# Compute the derivative of the function $g \circ (f_1,\ldots,f_m)$

Inspired by this quesion, I'm trying to compute the derivative of the below function. Could you please verify if my proof looks fine or contains logical gaps/errors? Thank you so much for your help!

Let $$X$$ be a metric space and $$F$$ a normed vector space. Suppose $$f_j: X \to \mathbb R$$ is differentiable at $$a$$ for all $$j = \overline{1,n}$$ and $$g: \mathbb R^n \to F$$ is differentiable at $$(f_1(a),\ldots, f_n(a))$$. Prove that $$g \circ (f_1,\ldots,f_m)$$ is differentiable at $$a$$ and compute its derivative.

My attempt:

Lemma: Assume that $$f_j:X \to E_j$$ is differentiable at $$a$$ for all $$j = \overline{1,n}$$. Then $$\begin {array}{l|rcl} f & X & \longrightarrow & E_{1} \times \cdots \times E_{n} \\ & x & \longmapsto & (f_1 (x), \ldots, f_n(x)) \end{array}$$ is differentiable at $$a$$ and $$\partial f(a) = (\partial f_1 (a), \ldots, \partial f_n(a))$$.

Let $$f = (f_1,\ldots,f_m)$$. Then $$g \circ (f_1,\ldots,f_m) = g \circ f$$. It follows from our Lemma that $$f$$ is differentiable at $$a$$. By the chain rule and our Lemma, we get \begin{aligned} \partial (g \circ f) (a) &= \partial g (f(a) \circ \partial f (a) \\ &= \sum_{j=1}^n \partial_j g(f(a)) \cdot \partial f_j (a)\end{aligned}

Update:

Let $$\{e_j \mid 1 \le j \le n\}$$ be the standard basis of $$\mathbb R^n$$.

Because $$g \circ f \in F^X$$, $$\partial (g \circ f)(a) \in \mathcal L(X,F)$$. In other words,

$$\begin {array}{l|rcl} \partial (g \circ f)(a) & X & \longrightarrow & F \\ & x & \longmapsto & \partial (g \circ f)(a)(x) \end{array}$$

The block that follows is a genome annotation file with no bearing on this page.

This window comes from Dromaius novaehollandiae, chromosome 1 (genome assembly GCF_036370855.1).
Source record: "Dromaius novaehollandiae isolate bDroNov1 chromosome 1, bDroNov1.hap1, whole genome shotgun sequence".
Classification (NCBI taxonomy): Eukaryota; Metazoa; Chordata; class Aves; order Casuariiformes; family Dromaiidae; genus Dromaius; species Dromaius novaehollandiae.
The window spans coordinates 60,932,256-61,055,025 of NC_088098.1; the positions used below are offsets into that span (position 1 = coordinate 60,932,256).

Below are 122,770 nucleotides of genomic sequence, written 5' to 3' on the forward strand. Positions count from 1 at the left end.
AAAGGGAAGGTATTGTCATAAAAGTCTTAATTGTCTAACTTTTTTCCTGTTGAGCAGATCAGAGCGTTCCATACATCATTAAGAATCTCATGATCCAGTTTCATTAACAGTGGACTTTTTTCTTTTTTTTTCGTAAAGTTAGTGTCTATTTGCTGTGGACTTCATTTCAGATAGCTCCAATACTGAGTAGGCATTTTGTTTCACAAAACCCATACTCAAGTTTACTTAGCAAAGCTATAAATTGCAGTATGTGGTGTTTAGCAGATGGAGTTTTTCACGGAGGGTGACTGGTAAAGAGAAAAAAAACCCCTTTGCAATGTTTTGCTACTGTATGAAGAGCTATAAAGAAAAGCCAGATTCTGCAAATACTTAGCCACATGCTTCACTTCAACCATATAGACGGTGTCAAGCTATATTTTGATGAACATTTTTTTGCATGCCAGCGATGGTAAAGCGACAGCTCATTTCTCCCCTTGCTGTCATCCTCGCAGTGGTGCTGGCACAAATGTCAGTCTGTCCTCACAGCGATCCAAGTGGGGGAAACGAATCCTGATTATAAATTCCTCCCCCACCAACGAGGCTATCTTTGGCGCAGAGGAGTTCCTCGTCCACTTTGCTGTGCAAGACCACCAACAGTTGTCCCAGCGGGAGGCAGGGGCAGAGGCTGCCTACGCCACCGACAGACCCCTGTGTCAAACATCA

Similarly, we have

$$\begin {array}{l|rcl} \partial f_j(a) & X & \longrightarrow & \mathbb R \\ & x & \longmapsto & \partial f_j(a)(x) \end{array} \quad \text{and} \quad\begin {array}{l|rcl} \partial g(f(a)) & \mathbb R^n & \longrightarrow & F \\ & v & \longmapsto & \partial g(f(a))(v) \end{array}$$

We have $$\partial g (f(a) \circ \partial f (a)$$ is a continuous linear map such that

$$\begin {array}{l|rcl} \partial g (f(a) \circ \partial f (a) & X & \longrightarrow & \mathbb R \\ & x & \longmapsto & \left (\sum_{j=1}^n \partial_j g(f(a)) \cdot \partial f_j (a) \right )(x) = \sum_{j=1}^n \partial_j g(f(a)) \cdot \partial f_j (a) (x)\end{array}$$

Here $$\partial f_j (a)(x) \in \mathbb R$$ and $$\partial_j g(f(a)) = \partial g(f(a)) (e_j) \in F$$. Hence $$\partial_j g(f(a)) \cdot \partial f_j (a) (x) \in F$$ and thus $$\sum_{j=1}^n \partial_j g(f(a)) \cdot \partial f_j (a) (x) \in F$$.

The derivative of $$g\circ f$$ at $$a$$ should be $$\sum_{j=1}^n \partial_j g(f(a)) \cdot \partial f_j$$.
Notice that the function $$g\circ f$$ maps $$X$$ to $$F$$ so, for instance, if $$F=\mathbb{R}$$ and $$n>1$$ then the derivative of $$g\circ f$$ at $$a$$ is a real number whereas $$\sum_j\partial_kg(f(a))\cdot\partial f_j(a)$$ is an $$n$$-dimensional vector.
• Hi, from my understanding: Because $\partial (g \circ f)(a) \in \mathcal L(X,F)$, we have $\partial (g \circ f)(a) \in \mathcal L(X,F)$. Hence the derivative of $g\circ f$ at $a$ is a map, not just a number. I have updated my post with details of my thinking. Could you please have a look at it? Nov 9, 2019 at 13:48
• $\partial(g\circ f)$ is a map from $X$ to $F$. $\partial(g\circ f)(a)$ is an element of $F$. Nov 10, 2019 at 7:46